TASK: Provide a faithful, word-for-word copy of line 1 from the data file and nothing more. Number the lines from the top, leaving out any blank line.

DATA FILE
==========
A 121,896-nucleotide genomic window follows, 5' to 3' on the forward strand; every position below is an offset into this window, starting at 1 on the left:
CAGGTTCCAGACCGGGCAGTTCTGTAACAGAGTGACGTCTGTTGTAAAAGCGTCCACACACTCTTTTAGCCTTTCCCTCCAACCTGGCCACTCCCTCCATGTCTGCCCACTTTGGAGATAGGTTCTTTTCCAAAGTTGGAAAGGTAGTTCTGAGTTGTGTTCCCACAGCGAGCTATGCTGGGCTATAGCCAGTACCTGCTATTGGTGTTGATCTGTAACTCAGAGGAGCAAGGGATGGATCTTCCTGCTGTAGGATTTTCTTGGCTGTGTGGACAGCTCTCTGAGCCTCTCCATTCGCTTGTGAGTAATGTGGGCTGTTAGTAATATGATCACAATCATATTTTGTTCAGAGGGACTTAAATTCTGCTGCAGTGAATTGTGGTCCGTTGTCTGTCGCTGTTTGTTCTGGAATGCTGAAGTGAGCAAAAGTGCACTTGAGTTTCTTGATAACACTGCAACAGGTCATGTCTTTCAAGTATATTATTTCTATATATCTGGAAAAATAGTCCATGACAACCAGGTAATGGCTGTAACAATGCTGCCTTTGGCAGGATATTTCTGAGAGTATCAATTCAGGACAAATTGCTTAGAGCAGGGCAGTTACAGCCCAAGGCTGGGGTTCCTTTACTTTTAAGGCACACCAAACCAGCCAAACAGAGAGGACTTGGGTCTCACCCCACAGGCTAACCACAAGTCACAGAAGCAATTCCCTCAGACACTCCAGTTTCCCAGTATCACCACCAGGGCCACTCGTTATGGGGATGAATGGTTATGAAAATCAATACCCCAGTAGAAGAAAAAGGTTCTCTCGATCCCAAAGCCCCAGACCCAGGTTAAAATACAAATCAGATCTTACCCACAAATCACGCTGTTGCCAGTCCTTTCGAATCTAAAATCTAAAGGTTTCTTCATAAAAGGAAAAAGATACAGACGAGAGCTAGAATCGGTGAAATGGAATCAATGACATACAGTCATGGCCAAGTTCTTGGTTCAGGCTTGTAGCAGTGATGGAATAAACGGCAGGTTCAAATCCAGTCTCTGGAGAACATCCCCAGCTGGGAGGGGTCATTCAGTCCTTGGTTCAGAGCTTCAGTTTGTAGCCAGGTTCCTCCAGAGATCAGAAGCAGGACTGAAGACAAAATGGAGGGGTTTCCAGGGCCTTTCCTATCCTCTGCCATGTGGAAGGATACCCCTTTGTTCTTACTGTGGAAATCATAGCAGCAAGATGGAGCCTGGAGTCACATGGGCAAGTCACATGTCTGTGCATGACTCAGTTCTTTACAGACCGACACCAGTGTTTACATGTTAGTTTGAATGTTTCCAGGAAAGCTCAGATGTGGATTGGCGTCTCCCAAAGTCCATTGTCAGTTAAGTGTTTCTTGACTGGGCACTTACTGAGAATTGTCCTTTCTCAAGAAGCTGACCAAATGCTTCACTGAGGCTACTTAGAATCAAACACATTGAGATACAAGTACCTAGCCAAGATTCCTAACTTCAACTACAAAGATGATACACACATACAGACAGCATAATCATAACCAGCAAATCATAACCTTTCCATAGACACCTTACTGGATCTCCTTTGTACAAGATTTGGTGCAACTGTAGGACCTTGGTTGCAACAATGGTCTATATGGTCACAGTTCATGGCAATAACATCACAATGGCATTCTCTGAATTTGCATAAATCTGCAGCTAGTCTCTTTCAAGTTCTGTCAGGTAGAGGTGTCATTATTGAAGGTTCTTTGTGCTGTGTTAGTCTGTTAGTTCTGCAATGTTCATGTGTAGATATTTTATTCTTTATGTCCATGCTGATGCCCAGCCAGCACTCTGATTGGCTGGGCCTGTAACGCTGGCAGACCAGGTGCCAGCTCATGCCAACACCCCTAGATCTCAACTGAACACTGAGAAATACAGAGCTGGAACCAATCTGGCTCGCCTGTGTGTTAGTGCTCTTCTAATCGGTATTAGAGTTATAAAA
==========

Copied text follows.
A 121,896-nucleotide genomic window follows, 5' to 3' on the forward strand; every position below is an offset into this window, starting at 1 on the left: